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House of 1000 Corpses
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House of 1000 Corpses (2003)

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Plot Summary:
"Two lost couples find themselves stranded for the night in an old dark house where they are set upon by the family in residence that dabbles in murder, witchcraft, and cannibalism which are just a few of the 1,000+ secrets buried in the field behind their house."

Review by
Ryan McDonald
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Review Date: 24 July 2005 My Rating: out of 5


Rocker Rob Zombie is an apparent horror film buff and this long-delayed film (and censored, even the version I saw was apparently cut) marks his inauspicious but admirable debut.

Youngsters doing a tour of roadside attractions stop by Captain Spalding’s (Haig) place for some crappy horror-themed fun, and fried chicken (in a brief cameo at the beginning, Michael J. Pollard turns up as a buddy of Spalding’s- so, don’t say you weren’t warned!). Spalding, a surly and grotesque man (in clown makeup) nonetheless is obliging and tells the travellers of Dr. Satan, an infamously unscrupulous local physician and even draws them a map to his hanging tree.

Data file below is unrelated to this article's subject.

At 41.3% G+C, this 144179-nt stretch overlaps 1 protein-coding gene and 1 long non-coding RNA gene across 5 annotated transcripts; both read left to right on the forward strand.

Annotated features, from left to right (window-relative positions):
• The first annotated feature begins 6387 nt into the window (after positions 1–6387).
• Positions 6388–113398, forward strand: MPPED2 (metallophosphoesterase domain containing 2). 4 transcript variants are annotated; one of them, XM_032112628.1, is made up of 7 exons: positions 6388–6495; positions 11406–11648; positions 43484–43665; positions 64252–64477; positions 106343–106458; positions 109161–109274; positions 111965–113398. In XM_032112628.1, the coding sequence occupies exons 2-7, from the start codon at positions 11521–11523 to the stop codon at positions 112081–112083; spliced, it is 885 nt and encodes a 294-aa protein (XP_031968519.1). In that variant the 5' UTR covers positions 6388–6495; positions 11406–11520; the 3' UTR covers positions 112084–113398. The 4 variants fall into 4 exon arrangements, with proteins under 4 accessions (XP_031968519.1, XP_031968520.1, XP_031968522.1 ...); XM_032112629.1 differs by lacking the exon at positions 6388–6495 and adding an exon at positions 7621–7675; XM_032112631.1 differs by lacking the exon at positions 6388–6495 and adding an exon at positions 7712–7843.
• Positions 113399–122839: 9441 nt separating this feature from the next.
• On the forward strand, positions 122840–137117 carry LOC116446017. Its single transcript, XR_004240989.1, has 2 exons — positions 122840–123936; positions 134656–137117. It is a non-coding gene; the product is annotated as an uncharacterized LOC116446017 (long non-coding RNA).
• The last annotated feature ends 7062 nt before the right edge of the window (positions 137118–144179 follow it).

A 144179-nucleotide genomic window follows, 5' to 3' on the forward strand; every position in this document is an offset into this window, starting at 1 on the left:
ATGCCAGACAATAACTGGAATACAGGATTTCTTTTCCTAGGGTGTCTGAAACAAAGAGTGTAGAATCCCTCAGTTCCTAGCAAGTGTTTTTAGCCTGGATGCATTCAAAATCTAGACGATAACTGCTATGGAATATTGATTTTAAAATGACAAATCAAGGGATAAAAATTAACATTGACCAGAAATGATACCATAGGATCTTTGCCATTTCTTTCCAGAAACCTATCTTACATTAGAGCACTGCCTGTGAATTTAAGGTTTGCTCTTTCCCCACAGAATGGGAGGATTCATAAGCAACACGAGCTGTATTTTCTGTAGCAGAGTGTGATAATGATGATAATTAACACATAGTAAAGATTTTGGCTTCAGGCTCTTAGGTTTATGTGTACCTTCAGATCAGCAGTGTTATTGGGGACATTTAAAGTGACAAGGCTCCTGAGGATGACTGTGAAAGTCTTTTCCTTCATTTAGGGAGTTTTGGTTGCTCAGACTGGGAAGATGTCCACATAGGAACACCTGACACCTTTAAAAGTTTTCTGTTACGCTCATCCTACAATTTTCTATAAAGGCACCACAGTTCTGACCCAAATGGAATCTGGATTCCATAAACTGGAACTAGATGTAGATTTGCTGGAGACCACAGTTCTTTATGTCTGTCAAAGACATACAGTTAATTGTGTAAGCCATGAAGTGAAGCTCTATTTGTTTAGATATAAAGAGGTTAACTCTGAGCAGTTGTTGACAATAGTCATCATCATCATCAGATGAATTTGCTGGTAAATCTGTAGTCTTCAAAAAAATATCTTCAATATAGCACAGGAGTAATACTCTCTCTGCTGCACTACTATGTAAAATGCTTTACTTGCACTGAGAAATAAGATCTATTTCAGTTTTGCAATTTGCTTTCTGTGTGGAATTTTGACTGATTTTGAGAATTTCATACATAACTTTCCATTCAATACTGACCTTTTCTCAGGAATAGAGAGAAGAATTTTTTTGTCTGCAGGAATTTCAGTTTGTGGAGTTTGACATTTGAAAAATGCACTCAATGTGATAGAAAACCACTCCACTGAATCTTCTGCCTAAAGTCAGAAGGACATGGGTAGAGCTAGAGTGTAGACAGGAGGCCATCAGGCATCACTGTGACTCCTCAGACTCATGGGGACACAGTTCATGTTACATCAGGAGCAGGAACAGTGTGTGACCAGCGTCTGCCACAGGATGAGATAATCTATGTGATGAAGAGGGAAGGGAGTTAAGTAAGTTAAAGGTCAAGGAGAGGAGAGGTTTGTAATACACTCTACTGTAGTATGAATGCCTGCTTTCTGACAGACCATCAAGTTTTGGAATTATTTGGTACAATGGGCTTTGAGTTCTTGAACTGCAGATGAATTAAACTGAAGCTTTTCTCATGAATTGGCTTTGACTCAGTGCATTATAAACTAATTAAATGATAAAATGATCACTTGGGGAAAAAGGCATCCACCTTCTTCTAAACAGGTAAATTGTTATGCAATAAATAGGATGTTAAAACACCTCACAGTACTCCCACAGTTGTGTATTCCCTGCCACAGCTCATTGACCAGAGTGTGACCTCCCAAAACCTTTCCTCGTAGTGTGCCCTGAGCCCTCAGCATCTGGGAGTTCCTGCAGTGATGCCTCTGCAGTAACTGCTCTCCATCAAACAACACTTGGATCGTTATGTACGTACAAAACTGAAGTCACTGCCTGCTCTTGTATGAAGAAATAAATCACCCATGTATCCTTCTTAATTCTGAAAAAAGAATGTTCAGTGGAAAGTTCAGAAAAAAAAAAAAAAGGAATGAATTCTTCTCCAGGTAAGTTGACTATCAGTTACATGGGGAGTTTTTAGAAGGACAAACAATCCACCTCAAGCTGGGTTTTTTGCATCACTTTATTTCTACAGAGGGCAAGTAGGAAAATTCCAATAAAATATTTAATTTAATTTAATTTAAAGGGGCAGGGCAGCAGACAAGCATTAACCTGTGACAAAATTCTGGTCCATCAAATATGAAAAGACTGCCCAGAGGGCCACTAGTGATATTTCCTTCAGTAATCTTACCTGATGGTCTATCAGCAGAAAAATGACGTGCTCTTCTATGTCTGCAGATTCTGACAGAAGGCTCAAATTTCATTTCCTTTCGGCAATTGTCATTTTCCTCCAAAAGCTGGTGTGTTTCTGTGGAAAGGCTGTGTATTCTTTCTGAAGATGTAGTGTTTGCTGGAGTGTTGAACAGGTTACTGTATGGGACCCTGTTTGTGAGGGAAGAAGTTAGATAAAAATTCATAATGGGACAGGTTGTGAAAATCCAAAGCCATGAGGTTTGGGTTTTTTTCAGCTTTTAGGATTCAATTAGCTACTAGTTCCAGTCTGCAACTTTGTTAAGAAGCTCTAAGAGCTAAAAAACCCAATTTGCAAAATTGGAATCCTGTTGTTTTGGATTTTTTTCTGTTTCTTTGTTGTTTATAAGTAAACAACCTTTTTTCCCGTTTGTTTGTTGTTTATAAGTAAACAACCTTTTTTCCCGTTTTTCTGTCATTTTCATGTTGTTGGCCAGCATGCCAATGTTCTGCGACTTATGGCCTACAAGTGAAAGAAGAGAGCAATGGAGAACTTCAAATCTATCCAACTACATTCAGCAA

Somehow they end up terrorised by a family of nutbars; slutty-yet-childlike Moon, blowsy matriarch Black, gabby Moseley, Grandpa Fimple, and others. Towles (from “Day of the Dead”, “Fortress”, and “Henry: Portrait of a Serial Killer”) plays a cop in an underdeveloped role.